The ruins of the city were first discovered in 1958. Covering 480,000 square meters, the ancient city once had a palace for the lord and residences for the nobles. Outside the city wall, residences, workshops and graveyards were neatly layed out. Nothing is left apart from some foundations.

It is believed that Wuzhu was one of the powers behind a rebellion against the Qin Dynasty (221-207 BC) and helped defeat the warlord Xiang Yu to found the West Han Dynasty (220 BC-AD 8). He was rewarded with a lordship by Emperor Gaozu.

The culture of Minyue was rich. More than 4,000 pieces of pottery relics were unearthed in the ruins. The city also had quite an orderly drainage system, which was a model for ancient Chinese cities.

The splendor of the city, however, was short-lived. After Wuzhu died, local nobles went to war with smaller neighboring nations. Wuzhu’s descendant Yushan even led a rebellion against the central royal court. Minyue was destroyed.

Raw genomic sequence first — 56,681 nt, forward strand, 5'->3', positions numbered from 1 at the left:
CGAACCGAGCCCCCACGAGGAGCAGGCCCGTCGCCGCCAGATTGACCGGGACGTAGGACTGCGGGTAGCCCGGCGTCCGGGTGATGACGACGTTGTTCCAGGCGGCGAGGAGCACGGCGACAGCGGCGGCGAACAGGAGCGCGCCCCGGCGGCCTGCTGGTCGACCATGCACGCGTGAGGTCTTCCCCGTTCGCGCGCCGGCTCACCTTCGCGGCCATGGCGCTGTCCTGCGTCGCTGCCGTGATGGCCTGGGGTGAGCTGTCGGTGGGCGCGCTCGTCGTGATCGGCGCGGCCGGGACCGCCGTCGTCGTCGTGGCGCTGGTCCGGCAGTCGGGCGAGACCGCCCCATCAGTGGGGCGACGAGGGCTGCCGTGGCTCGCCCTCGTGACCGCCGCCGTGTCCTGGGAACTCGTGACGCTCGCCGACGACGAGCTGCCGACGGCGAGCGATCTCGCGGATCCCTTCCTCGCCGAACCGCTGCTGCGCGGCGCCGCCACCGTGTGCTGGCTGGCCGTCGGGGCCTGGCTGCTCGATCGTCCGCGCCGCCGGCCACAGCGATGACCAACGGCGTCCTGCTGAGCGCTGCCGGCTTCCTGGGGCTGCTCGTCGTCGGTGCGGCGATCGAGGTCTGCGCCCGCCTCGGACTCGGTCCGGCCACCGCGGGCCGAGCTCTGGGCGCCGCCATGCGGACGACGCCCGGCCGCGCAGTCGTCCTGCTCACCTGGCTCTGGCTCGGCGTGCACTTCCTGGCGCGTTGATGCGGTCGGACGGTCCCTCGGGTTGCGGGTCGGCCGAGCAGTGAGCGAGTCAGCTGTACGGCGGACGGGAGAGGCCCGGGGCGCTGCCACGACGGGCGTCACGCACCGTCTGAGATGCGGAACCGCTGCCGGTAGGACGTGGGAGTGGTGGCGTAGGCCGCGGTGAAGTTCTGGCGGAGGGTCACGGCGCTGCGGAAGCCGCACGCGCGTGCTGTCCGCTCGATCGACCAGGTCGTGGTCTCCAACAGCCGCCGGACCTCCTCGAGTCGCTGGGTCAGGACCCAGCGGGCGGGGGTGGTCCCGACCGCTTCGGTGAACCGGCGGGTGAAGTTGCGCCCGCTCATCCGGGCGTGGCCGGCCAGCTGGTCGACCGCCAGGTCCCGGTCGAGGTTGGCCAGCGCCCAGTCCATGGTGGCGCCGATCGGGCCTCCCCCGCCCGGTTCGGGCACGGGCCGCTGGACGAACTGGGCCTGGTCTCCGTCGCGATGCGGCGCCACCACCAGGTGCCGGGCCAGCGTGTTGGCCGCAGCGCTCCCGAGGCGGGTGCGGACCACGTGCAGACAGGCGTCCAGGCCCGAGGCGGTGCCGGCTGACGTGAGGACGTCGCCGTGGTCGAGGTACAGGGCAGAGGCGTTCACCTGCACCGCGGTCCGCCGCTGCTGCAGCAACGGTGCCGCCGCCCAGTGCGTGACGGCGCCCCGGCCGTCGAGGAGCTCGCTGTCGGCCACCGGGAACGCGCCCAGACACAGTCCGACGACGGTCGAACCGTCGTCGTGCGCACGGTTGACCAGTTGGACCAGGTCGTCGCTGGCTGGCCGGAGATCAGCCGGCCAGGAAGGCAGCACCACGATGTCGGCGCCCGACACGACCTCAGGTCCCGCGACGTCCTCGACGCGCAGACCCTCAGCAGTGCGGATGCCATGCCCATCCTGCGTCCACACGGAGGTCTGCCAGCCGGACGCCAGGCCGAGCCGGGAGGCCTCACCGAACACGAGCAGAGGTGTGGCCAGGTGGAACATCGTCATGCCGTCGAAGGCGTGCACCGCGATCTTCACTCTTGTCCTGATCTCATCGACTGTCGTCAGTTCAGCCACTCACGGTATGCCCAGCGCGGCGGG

A museum sits on the ruins, where visitors can view pottery, iron and bronze relics.

If you go:

It takes about three and a half hours by high-speed train from Shanghai to Wuyishan City. The Wuyi Mountain National Holiday Resort is about 15 kilometers from the city. The Hutao, Ximen and Nanmen bus stations all provide transport to the resort. There are three bus stations inside the resort.

To get to the ruins of Minyue City, take bus No. 6 bus from the Wuyi Mountain National Holiday Resort to the Wuyi Mountain Bus Station, where shuttle buses to the ruins are available.